Saturday, April 16, 2005

Who Won the Debate?

Friday night WOAI and KLRN simulcast what was billed as the premier mayoral debate this campaign season. WOAI’s insta-poll pronounced the Judge the winner by a nearly 2:1 margin over both his competitors, but perhaps it was the citizens of San Antonio that were the losers overall. Goldilocks would find little to sustain herself in the porridge offered by the three major mayoral candidates last night. Julian Castro is too young, Phil Hardberger is too old, and Carroll Schubert is too cold.

Julian, while charismatic and optimistic seems to be both for and against development over the aquifer, the PGA Village, tax abatements for big business, the proposed candidate for City Manager, raising taxes and freezing them, balancing the budget and increasing spending. Those seeking clarity of message may feel a little frustrated with Julian’s rhetoric. But they probably grew accustomed to its style in the Fall of 2004. Julian may be a graduate of both Stanford and Harvard, but one cannot help but think that Barak Obama would have managed to get his Campaign Finance Reports filed with a little more aplomb. The real clincher for Julian in the debate came when he was asked whom he would vote for mayor, if not himself. His answer was telling. He alone among the candidates chose to not dodge the question. He said that after this week’s besmirching of his integrity by Hardberger, he would under no circumstance be able to support the Judge for mayor. It is at least ironic that the son of a candidate who ran on the La Raza Unida ticket would imply that he would rather support the purportedly conservative Schubert over the liberal Hardberger. When The Donald asks a candidate in the Boardroom whom they would fire, he tends to take a dim view of those who choose a colleague with whom they have a personal dispute. Julian’s indignation lacked a certain righteousness given his excuse for the innumerable (they were in the hundreds folks) CFR errors was that he was merely incompetent rather than crooked. Perhaps that is why the Judge clued him in to the fact that this is a little like the motorist who claimed that he did not see the pedestrian because he was drunk at the time of the accident. Julian’s choice to answer this question that grayer heads chose to evade, combined with his inelegant debut on the CFR’s he filed with the city, suggests a certain lack of maturity required to deal with the more cunning political movers and shakers down at City Hall.

Phil came off as glib and relatively unprepared for the questions he was posed. His universal answer seemed to be that he would bring diverse groups together in one room “whether they like it or not” and “make them listen to one another.” Maybe as a judge Phil is used to doing just that, but in his role as mayor he would certainly find this a greater challenge than he so glibly proposed. Like Julian he is also for increased spending and balanced budgets. While he acknowledged that there was no way to protect the aquifer short of halting development over it, he went on to say that the only way to prevent such development was to buy the land. This may serve the interests of various landowners and developers but it does not necessarily serve the interests of the general citizenry of San Antonio. When it came to the subject of the City’s One Stop Shop and the new computer system the City has had so much difficulty implementing, the Judge shows his age. He just doesn’t get the power and efficiency that an effective online City Services system would provide. Unless there is a photo op, the judge seems to be used to someone else going downtown to file his paperwork for him.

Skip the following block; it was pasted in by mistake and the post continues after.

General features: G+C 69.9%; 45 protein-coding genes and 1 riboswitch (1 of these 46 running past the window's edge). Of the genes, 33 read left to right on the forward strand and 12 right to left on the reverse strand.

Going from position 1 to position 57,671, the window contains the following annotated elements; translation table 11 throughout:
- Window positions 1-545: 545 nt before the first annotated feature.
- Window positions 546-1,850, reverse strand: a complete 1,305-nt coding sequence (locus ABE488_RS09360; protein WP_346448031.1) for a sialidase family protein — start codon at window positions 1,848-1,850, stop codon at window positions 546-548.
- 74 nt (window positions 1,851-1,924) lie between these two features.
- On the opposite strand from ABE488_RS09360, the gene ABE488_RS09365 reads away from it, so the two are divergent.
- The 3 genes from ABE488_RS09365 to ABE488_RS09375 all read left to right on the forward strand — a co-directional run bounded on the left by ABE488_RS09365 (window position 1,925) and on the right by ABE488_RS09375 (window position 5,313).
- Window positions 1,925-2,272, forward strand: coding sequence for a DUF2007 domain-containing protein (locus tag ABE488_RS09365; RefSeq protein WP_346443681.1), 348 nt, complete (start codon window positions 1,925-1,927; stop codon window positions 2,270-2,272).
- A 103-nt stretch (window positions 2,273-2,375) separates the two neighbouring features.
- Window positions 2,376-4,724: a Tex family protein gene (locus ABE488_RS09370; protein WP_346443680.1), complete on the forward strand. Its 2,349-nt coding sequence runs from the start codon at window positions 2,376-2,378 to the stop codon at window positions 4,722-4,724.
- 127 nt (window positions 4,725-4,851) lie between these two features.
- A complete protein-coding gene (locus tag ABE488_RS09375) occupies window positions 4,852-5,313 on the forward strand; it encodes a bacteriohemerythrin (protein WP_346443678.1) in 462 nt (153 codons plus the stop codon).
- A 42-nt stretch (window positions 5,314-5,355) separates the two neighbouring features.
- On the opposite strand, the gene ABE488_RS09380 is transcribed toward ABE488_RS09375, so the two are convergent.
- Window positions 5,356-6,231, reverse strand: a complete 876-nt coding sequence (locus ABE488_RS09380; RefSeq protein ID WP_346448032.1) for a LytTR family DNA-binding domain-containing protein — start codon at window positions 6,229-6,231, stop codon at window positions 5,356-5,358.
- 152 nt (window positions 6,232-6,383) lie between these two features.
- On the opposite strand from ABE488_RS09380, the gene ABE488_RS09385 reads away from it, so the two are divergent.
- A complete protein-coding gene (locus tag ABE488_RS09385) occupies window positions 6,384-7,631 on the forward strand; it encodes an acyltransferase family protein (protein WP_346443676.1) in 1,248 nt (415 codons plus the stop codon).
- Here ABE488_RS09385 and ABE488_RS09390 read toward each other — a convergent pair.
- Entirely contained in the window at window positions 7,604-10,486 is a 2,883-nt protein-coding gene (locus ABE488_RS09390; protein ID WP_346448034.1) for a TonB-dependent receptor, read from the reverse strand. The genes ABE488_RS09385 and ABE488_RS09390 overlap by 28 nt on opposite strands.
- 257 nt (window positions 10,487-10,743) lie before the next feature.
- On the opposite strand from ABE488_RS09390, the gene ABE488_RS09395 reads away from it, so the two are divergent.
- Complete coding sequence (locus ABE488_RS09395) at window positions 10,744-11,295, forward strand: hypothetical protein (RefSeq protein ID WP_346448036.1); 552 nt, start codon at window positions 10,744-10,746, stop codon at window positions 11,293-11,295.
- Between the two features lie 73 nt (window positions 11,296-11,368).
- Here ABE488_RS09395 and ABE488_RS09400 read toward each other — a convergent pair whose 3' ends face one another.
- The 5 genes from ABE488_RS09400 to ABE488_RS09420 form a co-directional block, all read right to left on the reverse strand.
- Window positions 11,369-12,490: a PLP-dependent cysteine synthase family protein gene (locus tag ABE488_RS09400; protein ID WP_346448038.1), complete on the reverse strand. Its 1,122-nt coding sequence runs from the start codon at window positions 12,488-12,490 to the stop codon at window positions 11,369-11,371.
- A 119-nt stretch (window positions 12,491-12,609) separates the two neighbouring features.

Carroll functioned in the debate much as he has throughout his campaign, as a bureaucratic deer caught in the headlights. He repeated his mantra of “essential city services” which in his mind translates to more cops, more firemen, more concrete pored over the aquifer until the last hole in the last piece of vesiculated limestone on the Northside is filled, and not one red cent for anything that would not meet the approval of a Philistine. When referring to the cultural institutions of San Antonio he could not think of a single art museum. Has anyone seen Carroll at any McNay or San Antonio Museum of Art openings lately? I seriously doubt it. What the Canaanite Carroll does not understand is that among Fortune 500 CEO’s, the highest priority they report when deciding where to relocate headquarters is not low wages, low taxes, or low property values, rather it is the quality of a city’s cultural amenities. If Carroll is really serious about bringing high paying jobs to San Antonio he better get out of the malls once in a while and head for a museum. Even the Judge got this one right when he observed that a “city’s museums and libraries make it smarter and that’s good for the economy.” Job training, according to Carroll, who needs it? It’s too expensive. Anyone want to bet whether its will be Southside drainage and road improvements that will be Carroll’s priority as mayor? Given his illustrious list of Concrete Mafia financial backers, I’ll wager that money gets set aside for infrastructure for new development on the Northside. Carroll knows the value of a buck, so he sees the value in the City’s One Stop Shop, but he admits no guilt by association with its abysmally incompetent deployment on his watch.

If Goldilocks is hungry for competence and integrity in City Government, I suggest she blow off these three bears and move on down the road to the Gingerbread House. It maybe inhabited by a witch, but at least Goldie may find something to eat.

2 Comments:

At 4:35 PM, Blogger Jimmy K. said...

Excellent commentary.
Jimmyk

 
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